If you are feeling stuck at your job and aren’t motivated to work hard, it’s probably time to have a career change. Your next concern is probably how to pay for college. Thankfully, there are ways you can return to college without taking up overwhelming college loans. Here’s how you can go back to college without straining your finances.
- Enroll in a low-cost or free program
Depending on where you live and the industry you work for, you might qualify for free job training. Different states run a variety of job training programs. Michigan offers special re-training programs for auto workers. Florida provides subsidized programs that assist students who want to become registered nurses. California offers low-cost plans for people who wish to pursue a career in solar panel installation. North Carolina gives free training to workers in the pharmaceutical or biotechnology industries.
- Employer assistance
Most large employers offer to pay tuition for their employees especially if they are taking a course that relates to their job. If your employer doesn’t offer such a program formerly, it won’t hurt to ask if they can chip in. You will be surprised to see them put in a lot of money into your education.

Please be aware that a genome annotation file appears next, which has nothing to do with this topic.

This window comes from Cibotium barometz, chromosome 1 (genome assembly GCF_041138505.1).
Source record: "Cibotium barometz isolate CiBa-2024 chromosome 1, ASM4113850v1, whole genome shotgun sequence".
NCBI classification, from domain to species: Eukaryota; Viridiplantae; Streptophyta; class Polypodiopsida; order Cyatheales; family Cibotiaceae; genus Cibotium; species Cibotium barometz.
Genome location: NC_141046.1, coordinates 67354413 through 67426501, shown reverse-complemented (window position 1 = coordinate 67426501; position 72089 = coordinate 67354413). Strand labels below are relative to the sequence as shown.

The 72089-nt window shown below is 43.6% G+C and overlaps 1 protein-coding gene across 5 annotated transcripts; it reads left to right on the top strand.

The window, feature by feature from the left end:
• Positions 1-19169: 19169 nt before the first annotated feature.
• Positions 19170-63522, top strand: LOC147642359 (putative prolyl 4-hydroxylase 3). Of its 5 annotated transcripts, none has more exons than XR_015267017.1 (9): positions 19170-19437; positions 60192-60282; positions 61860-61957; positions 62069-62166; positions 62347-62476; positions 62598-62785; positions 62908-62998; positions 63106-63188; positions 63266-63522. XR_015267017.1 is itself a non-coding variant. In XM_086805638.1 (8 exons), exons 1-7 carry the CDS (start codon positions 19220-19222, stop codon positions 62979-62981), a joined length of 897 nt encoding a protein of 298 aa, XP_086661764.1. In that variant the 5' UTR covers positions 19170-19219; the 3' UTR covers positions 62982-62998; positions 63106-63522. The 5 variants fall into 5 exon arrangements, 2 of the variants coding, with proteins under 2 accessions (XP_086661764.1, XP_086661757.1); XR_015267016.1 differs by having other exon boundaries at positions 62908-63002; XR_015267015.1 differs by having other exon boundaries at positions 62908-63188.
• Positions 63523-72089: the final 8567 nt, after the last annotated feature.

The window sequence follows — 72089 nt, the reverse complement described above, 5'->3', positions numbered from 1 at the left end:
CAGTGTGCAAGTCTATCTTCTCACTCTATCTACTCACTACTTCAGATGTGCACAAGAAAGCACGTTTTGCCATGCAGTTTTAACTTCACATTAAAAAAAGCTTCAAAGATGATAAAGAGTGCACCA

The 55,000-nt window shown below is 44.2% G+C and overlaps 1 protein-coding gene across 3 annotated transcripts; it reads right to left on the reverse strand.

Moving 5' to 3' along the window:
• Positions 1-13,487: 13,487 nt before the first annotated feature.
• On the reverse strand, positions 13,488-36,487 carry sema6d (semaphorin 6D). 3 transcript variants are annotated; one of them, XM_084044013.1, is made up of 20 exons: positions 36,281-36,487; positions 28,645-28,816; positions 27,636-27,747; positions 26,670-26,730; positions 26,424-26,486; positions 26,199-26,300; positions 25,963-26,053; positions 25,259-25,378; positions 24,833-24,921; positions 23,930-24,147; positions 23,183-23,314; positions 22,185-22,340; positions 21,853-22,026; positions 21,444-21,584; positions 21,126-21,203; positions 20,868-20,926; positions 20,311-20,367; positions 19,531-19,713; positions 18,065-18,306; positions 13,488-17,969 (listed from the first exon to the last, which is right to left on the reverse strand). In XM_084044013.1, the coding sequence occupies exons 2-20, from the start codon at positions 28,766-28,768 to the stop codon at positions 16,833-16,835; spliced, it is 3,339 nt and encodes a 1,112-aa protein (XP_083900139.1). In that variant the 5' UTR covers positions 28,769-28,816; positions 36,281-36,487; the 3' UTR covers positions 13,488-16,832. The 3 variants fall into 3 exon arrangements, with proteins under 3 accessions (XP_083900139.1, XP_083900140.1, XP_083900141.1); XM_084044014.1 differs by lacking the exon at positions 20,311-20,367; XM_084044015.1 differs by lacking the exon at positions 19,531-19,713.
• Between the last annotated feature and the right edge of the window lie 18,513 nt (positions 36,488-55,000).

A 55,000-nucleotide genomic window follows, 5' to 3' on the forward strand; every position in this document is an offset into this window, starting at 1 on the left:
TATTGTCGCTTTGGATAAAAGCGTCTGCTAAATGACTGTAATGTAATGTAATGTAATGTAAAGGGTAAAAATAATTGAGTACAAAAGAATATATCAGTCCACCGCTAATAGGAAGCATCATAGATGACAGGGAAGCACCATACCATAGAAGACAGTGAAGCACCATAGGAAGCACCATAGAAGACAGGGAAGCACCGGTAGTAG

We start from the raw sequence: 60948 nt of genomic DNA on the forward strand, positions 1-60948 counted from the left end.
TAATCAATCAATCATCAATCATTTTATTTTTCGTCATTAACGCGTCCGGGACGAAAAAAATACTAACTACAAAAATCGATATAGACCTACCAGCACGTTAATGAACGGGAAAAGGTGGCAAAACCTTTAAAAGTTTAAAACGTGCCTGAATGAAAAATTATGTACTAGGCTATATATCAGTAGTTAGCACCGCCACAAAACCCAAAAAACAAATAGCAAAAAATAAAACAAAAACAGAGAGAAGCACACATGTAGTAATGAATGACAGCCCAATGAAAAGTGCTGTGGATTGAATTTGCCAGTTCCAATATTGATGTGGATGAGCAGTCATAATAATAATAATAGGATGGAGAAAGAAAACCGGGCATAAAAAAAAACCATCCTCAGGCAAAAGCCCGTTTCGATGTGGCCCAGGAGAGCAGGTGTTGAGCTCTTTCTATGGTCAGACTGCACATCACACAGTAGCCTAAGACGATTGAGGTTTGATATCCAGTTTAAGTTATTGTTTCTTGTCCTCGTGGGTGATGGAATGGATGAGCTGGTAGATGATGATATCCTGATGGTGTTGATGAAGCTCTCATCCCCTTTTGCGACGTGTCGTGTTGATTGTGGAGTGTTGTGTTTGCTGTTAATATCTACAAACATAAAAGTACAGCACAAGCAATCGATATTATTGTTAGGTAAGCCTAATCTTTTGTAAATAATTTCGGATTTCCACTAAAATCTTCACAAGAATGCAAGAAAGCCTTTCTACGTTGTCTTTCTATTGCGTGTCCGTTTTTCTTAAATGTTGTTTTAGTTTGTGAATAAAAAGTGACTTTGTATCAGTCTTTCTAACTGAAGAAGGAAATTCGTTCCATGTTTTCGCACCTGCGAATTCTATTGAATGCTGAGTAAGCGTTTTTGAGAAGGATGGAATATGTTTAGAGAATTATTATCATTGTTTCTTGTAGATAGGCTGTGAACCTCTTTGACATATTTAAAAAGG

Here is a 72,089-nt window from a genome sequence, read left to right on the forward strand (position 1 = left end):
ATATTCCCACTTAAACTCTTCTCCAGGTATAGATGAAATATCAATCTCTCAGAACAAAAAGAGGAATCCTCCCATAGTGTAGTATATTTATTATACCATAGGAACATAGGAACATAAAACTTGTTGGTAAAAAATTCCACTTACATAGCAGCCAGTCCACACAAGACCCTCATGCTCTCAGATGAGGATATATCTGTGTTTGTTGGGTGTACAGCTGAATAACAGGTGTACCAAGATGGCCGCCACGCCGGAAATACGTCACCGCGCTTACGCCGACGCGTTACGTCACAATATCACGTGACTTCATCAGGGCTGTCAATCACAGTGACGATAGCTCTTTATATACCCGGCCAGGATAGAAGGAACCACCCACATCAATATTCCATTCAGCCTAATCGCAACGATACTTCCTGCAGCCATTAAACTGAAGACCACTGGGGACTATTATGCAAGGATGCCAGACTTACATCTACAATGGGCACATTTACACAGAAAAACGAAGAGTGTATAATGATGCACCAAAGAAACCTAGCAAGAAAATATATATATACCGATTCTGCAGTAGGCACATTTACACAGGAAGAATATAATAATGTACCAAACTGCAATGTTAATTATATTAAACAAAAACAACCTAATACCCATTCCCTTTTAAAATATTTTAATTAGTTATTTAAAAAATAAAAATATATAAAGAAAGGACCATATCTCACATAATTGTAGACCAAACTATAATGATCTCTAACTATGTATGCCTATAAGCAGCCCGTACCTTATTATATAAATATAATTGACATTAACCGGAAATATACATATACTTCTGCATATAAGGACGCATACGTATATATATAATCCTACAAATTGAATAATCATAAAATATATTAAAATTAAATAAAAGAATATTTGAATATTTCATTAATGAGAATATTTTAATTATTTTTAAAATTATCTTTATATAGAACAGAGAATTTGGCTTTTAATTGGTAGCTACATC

- Tax breaks
Students might qualify for tax deductions and credits, which can lower their cost of returning to college. The tax break applicable to adults returning to school on part-time basis is known as lifetime learning credit. The credit is calculated as 20 percent of qualified education expenses up to $10,000. Being a credit, it is deducted directly off your tax liability.
- Military benefits
The military has recently introduced the G.I. Bill. The program benefits militants who served for a minimum of 90 days since September 10th 2001. At times the program covers all tuition fees and a housing allowance of up to $1,000. Services members are allowed to attend both private and public institutions under the G.I. Bill.